Pat Hentgen will take Roy Halladay at his word, and why not? If Halladay says, as he did on Thursday, that it was Hentgen who first introduced him to Chris Carpenter, starting a friendship that was strengthened by injuries and demotions and separation and which finds Halladay and Carpenter facing each other Friday night with the season on the line, who’s to argue?
“But, well, this is kind of funny,” Hentgen said, “but I honestly don’t remember introducing them. I mean, we all played together and we were teammates but …” Hentgen paused. “Roy said that?”
He did, indeed. And much more, ahead of the fifth and deciding game of the National League Division Series between Halladay’s Philadelphia Phillies and the Carpenter’s St. Louis Cardinals. This is destiny – has been since Halladay forced his trade from the Toronto Blue Jays to the Phillies before last season. Carpenter, who was drafted 17th overall in 1993 by the Blue Jays (two years before Halladay was chosen by the Blue Jays with the 15th pick of the draft), has been with the Cardinals since leaving the Blue Jays after an injury-plagued 2002 season. The Cardinals were prepared to wait through a year of shoulder rehabilitation and offered a major-league deal. The Blue Jays and then-general manager J.P. Ricciardi were not so inclined. One NL Cy Young Award, a World Series ring and 100 wins later – including five in the postseason – Carpenter and Halladay will go toe to toe and both teams will have the same approach: be aggressive early if the pair have their control, shut it down if they’re missing low and force them to elevate the ball. In Carpenter’s case, he’ll be hoping manager Tony La Russa’s criticism of home plate umpire Jerry Meals’ work in Carpenter’s start in Game 2 has been forgotten. La Russa was fined for in-game comments on TBS.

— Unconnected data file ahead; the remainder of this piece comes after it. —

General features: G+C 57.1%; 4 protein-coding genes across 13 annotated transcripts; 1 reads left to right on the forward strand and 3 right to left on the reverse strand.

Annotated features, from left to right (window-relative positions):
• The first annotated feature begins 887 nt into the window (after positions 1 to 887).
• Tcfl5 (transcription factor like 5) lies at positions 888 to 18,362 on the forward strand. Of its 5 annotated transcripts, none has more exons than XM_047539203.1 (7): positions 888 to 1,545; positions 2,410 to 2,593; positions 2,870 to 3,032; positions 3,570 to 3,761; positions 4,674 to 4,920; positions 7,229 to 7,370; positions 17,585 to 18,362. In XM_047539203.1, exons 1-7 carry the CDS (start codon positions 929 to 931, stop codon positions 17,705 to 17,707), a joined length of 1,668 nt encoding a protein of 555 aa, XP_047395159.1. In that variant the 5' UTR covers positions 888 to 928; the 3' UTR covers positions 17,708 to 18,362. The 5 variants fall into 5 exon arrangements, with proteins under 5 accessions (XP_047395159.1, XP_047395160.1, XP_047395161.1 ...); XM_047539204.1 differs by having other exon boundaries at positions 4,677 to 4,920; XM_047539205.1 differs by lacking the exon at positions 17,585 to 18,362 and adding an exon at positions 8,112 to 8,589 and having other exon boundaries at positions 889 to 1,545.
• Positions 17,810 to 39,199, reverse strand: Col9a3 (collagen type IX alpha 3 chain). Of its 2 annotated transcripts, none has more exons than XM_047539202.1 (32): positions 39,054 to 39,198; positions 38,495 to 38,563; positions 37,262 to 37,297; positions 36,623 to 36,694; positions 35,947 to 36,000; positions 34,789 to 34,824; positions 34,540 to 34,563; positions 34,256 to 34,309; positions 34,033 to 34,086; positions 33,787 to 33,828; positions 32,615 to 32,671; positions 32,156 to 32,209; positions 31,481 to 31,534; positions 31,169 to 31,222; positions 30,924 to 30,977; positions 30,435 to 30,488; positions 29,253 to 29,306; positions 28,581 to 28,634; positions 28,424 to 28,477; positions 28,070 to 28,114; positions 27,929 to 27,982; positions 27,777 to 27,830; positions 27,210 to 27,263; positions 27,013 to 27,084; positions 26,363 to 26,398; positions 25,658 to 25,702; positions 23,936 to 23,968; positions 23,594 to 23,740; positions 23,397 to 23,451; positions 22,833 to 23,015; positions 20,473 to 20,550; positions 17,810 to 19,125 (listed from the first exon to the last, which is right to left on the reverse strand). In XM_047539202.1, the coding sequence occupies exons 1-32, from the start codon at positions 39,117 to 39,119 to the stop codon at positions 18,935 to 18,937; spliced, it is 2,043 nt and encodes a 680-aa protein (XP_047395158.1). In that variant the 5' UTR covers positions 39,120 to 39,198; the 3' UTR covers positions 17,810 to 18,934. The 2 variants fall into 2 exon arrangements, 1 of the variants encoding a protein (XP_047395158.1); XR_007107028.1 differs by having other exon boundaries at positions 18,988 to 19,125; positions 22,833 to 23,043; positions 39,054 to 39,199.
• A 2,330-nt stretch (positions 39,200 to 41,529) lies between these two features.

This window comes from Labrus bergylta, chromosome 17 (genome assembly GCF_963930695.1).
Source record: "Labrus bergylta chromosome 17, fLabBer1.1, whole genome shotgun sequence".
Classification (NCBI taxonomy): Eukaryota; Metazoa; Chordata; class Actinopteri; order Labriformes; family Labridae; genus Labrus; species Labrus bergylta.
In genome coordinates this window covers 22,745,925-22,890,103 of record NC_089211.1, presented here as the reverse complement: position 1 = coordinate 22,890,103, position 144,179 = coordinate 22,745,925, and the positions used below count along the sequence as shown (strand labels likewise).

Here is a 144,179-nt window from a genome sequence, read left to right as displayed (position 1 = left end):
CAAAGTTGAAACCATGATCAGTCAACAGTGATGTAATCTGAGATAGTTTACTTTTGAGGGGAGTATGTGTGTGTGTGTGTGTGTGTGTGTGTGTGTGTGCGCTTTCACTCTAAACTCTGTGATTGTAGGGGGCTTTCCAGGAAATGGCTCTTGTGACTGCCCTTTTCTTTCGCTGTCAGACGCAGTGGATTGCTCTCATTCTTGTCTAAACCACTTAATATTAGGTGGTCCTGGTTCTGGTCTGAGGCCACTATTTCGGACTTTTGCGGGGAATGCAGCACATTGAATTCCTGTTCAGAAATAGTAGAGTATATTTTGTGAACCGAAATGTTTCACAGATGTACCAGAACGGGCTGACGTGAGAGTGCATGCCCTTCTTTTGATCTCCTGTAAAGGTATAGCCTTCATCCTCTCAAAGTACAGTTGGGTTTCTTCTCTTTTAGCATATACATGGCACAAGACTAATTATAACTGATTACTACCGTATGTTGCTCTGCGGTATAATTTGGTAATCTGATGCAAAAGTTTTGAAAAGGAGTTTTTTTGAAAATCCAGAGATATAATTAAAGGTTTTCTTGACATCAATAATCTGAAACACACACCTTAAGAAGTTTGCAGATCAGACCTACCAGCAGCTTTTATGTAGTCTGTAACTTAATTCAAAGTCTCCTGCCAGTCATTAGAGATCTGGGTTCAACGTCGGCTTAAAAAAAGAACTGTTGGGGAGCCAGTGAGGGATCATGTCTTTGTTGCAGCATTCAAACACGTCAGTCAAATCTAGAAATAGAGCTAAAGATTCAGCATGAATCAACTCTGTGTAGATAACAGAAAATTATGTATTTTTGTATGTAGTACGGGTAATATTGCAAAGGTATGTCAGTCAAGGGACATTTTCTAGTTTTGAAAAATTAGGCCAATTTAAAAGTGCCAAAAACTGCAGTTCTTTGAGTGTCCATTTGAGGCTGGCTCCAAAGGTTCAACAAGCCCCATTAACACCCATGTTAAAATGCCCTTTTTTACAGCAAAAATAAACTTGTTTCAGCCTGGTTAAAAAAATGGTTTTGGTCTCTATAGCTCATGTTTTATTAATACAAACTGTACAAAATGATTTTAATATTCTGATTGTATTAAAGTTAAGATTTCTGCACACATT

Hentgen, the Blue Jays bullpen coach who is in discussions with general manager Alex Anthopoulos about returning in 2012, is not surprised that Halladay and Carpenter have had long careers. “They were great rookies,” he said. “Hard workers, quiet. Good teammates. They threw hard, were great athletes, and could both spin the ball.
“I thought they’d both be 10-year major leaguers, guys with long careers. I mean, even if Doc hadn’t gone down to the minors to get his arm angle adjusted, he still would have figured it out. But multiple Cy Youngs? And Doc likely being a Hall of Famer? I don’t think you can ever say you see that in young guys. Still makes me a pretty good scout though, right?”
Halladay had to go down to the minors to have his delivery rebuilt by Mel Queen before he would find success at the major-league level. Carpenter’s learning curve included being something of a whipping boy for manager Jim Fregosi and pitching on opening day of the 2002 season at Fenway Park in Boston despite having a sore shoulder. He was gone early, and Ricciardi was livid. He expected more from a 27-year-old. “We had similar struggles,” Carpenter said. “Not about stuff, but about mental things, about being able to control our minds. When I was a young kid, it was all about: ‘Oh man, I’ve got Joe Shmo behind the plate and he doesn’t call a strike and doesn’t like young guys or whatever it was. Wind’s blowing out here in Baltimore … what am I going to do … these guys are going to crush me.’ We went through a lot of those times together.”
Halladay called Hentgen “the biggest influence on my career as a player. I couldn’t have come up with a better guy, and Chris would say the same thing.” Two hours later, Carpenter did just that. He spoke about his first year at spring training and sitting at Field 3 at the Blue Jays minor-league complex in Dunedin, Fla., wondering how many of his new teammates disliked him, and how Hentgen came over and started to talk to him. “Asked me how I felt, what I’m doing,” Carpenter said. “He kind of took me under his wing and, after, he showed me how to be a professional.”